After death

Two business people signing a contract

You are now settled. You have your will written and it is safely stored. What next? You are probably curious to know what will happen when you pass on. Here is what happens:

  • Your executor obtains the will and death certificate and presents it in the probate court in the state where you were living before your demise.
  • Probate proceedings commence establishing the validity of the will after which the executor is presented with a letter of administration (also known as a letter of testamentary). This letter grants the executor permission to start locating the assets of the testator based on the inventory in the will. Probate proceedings can take anywhere from several months to more than a year depending on the complexity and size of the testator’s estate. The executor may at this point engage your attorney to help with the paperwork.
  • The testator’s estate is then open for administration. During this period, the estate should remain open for at least six months to give time to creditors to present their claims. Once this period is over, the estate is closed for distribution of assets and a tax clearance obtained from the state department of revenue in cases where the estate incurred state estate tax.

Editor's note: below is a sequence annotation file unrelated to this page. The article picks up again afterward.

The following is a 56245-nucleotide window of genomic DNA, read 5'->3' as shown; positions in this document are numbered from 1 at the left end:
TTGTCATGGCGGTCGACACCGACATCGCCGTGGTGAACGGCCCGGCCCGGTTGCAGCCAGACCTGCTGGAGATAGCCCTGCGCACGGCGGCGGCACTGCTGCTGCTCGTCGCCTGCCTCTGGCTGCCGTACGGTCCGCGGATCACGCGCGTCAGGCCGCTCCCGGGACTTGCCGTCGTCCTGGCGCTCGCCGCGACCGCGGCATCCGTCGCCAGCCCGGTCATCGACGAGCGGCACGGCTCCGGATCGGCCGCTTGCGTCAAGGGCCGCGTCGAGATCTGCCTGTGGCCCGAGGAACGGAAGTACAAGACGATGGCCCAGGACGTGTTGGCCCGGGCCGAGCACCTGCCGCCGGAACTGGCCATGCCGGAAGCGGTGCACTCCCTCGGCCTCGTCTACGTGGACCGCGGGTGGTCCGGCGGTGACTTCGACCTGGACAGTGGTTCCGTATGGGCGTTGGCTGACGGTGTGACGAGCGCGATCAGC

• Distribution of the estate is done to the beneficiaries listed in the will once all debts and taxes are settled.
  • The executor should keep a report of how the estate is distributed for transparency’s sake.

Read our Funeral Planning Checklist.

 

Reasons why probate cases drag

There are several reasons why probate cases can take one or more years. These include:

  1. Family feuds. Family feuds most often lead to the will being contested. Mostly, this happens where a will has not been left behind and the family members or the children of the deceased are at war concerning the fair distribution of assets. In other cases, the beneficiary may feel that the will has unfairly allocated inheritance, especially where someone feels that they were entitled to but did not get any assets allocated to them. In this case, the court steps in.
  2. A large complicated estate. When the estate is so large as to accrue state estate tax, then tax returns have to be filed when due and this may take some time approximately the normal nine months plus a possible six months extension granted by law to file returns.
  3. When the estate receives continuous income. A lot has to be determined in such cases which may cause the case to drag.

 

Handling unpaid debts after the death of the testator

 

As we have already seen, creditors are given a window period of at least six months to claim debts upon the demise of the testator. This they will do through probate. If a surviving spouse takes up the administration of the estate (like in the case of a joint will) then he/she will be responsible for debts settlements without the creditors going through probate. It is also important to bear in mind the non-will assets that do not go through probate.

Debt settlement depends on a few factors. For instance,

  • The type of debt
  • The state laws that govern how creditors can claim debts against the deceased’s estate. (Estate is the term that refers to a person’s assets, no matter the size, after death).